The Brain Behind

I’m not sure how old this interview with Joshua Schachter, inventor of, is but it’s a fascinating insight into the Wisdom of Crowds. It therefore comes as no surprise that the interview is by Wisdom of Crowds author, James Surowiecki.

Having spent time working on building up several communities, often in an educational context there is such a valuable lesson to be learned by making people’s essentially selfish natures to work for the common good. Says Schachter:

“Im not a big believer in expecting a large number of people to act in an altruistic fashion. You want to rely on people to do what they do.”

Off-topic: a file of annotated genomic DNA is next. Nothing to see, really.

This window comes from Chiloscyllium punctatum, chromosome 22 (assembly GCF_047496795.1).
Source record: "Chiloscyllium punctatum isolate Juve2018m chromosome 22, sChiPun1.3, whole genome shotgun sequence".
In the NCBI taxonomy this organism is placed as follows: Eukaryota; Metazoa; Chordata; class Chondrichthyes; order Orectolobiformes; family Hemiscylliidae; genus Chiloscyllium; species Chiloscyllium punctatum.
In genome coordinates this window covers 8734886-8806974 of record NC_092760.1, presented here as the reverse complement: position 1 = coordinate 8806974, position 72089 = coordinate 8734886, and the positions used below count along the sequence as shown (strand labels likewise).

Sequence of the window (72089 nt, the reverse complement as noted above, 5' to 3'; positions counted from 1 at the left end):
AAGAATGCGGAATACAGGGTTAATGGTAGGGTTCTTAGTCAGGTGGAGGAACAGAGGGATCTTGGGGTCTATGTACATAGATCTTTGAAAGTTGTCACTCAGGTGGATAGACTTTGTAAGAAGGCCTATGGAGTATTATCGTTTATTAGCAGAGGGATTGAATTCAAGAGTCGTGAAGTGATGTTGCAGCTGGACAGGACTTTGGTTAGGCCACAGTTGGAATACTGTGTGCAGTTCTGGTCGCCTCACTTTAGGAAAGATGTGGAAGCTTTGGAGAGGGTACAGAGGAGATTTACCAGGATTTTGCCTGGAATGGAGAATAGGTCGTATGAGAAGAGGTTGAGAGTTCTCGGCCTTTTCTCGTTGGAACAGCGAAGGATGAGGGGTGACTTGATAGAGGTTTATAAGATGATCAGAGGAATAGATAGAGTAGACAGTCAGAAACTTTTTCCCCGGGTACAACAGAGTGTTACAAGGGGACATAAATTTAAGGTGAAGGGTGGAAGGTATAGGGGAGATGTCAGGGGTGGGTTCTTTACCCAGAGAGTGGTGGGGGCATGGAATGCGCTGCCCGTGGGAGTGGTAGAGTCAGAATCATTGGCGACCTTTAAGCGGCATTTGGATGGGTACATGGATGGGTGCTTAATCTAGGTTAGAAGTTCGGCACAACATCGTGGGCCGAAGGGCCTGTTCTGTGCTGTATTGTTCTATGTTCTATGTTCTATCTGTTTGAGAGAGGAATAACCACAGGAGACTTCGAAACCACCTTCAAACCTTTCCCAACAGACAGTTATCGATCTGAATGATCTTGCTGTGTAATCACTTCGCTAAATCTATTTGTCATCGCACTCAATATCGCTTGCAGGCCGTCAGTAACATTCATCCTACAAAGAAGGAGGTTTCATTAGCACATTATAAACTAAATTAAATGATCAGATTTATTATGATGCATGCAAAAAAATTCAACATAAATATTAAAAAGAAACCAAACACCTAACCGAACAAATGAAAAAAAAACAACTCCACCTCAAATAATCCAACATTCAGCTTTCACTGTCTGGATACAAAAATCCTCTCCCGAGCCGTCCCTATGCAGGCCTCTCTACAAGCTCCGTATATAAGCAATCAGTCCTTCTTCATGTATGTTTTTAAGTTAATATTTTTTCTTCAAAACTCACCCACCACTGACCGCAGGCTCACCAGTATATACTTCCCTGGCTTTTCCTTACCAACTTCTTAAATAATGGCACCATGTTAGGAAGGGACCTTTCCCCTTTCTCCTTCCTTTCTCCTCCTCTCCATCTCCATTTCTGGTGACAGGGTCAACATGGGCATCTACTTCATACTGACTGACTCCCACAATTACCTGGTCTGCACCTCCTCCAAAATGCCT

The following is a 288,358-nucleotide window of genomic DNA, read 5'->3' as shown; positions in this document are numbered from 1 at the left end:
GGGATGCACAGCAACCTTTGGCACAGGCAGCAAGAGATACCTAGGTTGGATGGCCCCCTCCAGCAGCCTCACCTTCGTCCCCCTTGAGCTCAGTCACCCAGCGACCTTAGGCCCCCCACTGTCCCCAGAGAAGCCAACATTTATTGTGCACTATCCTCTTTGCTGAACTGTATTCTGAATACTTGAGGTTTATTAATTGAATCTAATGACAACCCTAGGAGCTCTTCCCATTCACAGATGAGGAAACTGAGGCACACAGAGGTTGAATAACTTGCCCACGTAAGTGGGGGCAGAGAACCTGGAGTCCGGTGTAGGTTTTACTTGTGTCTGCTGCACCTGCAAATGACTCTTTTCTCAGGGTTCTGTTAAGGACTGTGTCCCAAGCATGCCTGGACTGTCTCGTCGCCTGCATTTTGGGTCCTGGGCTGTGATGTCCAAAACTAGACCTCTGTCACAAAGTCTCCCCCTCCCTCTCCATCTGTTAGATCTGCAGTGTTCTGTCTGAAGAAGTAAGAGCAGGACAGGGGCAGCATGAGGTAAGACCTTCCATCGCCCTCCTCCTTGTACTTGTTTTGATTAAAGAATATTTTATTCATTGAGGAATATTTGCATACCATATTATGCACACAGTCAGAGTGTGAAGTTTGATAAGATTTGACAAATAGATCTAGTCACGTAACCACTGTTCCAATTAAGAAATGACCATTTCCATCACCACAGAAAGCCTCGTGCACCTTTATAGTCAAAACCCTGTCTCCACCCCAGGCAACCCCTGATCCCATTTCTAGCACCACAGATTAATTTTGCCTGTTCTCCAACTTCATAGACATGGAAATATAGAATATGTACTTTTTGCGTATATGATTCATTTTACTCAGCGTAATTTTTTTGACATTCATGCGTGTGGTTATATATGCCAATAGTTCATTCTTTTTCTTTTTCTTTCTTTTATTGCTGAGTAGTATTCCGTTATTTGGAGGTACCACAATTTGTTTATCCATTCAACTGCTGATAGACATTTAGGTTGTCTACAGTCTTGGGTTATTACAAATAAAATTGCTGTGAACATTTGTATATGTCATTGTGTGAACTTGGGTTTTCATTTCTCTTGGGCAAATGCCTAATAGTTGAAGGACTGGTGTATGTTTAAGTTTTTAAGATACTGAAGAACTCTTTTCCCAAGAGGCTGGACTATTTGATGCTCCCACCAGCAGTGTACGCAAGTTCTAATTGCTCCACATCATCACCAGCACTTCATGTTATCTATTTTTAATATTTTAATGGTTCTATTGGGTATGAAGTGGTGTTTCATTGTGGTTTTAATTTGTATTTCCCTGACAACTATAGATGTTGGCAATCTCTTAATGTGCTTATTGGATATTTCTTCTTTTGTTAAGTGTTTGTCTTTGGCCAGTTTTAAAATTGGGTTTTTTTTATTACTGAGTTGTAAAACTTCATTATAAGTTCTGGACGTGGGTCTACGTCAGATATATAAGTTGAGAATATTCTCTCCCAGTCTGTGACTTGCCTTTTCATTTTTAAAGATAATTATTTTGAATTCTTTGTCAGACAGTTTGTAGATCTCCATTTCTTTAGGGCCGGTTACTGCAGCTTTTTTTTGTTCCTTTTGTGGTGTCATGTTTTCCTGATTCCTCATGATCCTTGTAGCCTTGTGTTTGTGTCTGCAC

There are lessons for education here too, which tends to suffer from the fact that more students = more money but also a worse product (i.e., learning experience) because of the way education is currently structured. There are plenty of situations, communities in particular, where more people make things more powerful:

Schachter has already shown that out of the seeming chaos of hundreds of thousands of independent and eccentric judgments, order and wisdom can emerge. And if you think about in terms of his idea of making memory scalable, he’s also helped create a rather remarkable social memory system, in which all of us are able to find more and better information than we would on our own. As Schachter puts it, “The one who stashes a page doesn’t have to be the one who ends up recalling it. is a storer of one’s own attention. But it also means you can share it with others.” And that ability will only become more valuable over time. “The better you understand the world, the better you’ll do.”

(Thanks for the original link via Pat Kane at Play Journal )

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